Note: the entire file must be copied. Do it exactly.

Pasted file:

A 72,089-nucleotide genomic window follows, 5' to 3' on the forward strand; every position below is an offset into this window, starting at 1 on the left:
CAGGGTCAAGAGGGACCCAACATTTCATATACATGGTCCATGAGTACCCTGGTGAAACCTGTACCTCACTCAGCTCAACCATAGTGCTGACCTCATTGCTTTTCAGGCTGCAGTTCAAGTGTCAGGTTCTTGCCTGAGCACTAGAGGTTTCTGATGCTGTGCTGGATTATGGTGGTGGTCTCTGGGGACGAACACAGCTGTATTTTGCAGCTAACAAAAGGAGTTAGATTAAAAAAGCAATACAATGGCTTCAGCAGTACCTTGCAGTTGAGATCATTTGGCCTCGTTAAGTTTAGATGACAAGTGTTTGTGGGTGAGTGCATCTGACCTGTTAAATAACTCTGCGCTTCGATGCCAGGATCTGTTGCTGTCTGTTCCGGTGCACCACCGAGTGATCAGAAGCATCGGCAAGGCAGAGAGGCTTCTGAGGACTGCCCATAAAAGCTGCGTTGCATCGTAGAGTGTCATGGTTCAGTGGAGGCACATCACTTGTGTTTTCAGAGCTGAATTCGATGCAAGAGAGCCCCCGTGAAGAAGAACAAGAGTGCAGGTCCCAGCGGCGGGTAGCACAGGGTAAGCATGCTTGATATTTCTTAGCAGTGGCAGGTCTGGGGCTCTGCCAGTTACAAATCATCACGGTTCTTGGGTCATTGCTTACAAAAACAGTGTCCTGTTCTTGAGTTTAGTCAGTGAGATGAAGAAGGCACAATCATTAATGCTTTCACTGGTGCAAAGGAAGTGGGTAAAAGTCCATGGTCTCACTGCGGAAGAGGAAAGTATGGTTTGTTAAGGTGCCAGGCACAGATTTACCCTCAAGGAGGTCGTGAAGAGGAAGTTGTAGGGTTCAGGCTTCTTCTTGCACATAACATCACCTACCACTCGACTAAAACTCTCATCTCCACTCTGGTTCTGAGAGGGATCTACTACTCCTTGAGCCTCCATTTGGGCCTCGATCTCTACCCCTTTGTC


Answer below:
A 72,089-nucleotide genomic window follows, 5' to 3' on the forward strand; every position below is an offset into this window, starting at 1 on the left:
CAGGGTCAAGAGGGACCCAACATTTCATATACATGGTCCATGAGTACCCTGGTGAAACCTGTACCTCACTCAGCTCAACCATAGTGCTGACCTCATTGCTTTTCAGGCTGCAGTTCAAGTGTCAGGTTCTTGCCTGAGCACTAGAGGTTTCTGATGCTGTGCTGGATTATGGTGGTGGTCTCTGGGGACGAACACAGCTGTATTTTGCAGCTAACAAAAGGAGTTAGATTAAAAAAGCAATACAATGGCTTCAGCAGTACCTTGCAGTTGAGATCATTTGGCCTCGTTAAGTTTAGATGACAAGTGTTTGTGGGTGAGTGCATCTGACCTGTTAAATAACTCTGCGCTTCGATGCCAGGATCTGTTGCTGTCTGTTCCGGTGCACCACCGAGTGATCAGAAGCATCGGCAAGGCAGAGAGGCTTCTGAGGACTGCCCATAAAAGCTGCGTTGCATCGTAGAGTGTCATGGTTCAGTGGAGGCACATCACTTGTGTTTTCAGAGCTGAATTCGATGCAAGAGAGCCCCCGTGAAGAAGAACAAGAGTGCAGGTCCCAGCGGCGGGTAGCACAGGGTAAGCATGCTTGATATTTCTTAGCAGTGGCAGGTCTGGGGCTCTGCCAGTTACAAATCATCACGGTTCTTGGGTCATTGCTTACAAAAACAGTGTCCTGTTCTTGAGTTTAGTCAGTGAGATGAAGAAGGCACAATCATTAATGCTTTCACTGGTGCAAAGGAAGTGGGTAAAAGTCCATGGTCTCACTGCGGAAGAGGAAAGTATGGTTTGTTAAGGTGCCAGGCACAGATTTACCCTCAAGGAGGTCGTGAAGAGGAAGTTGTAGGGTTCAGGCTTCTTCTTGCACATAACATCACCTACCACTCGACTAAAACTCTCATCTCCACTCTGGTTCTGAGAGGGATCTACTACTCCTTGAGCCTCCATTTGGGCCTCGATCTCTACCCCTTTGTC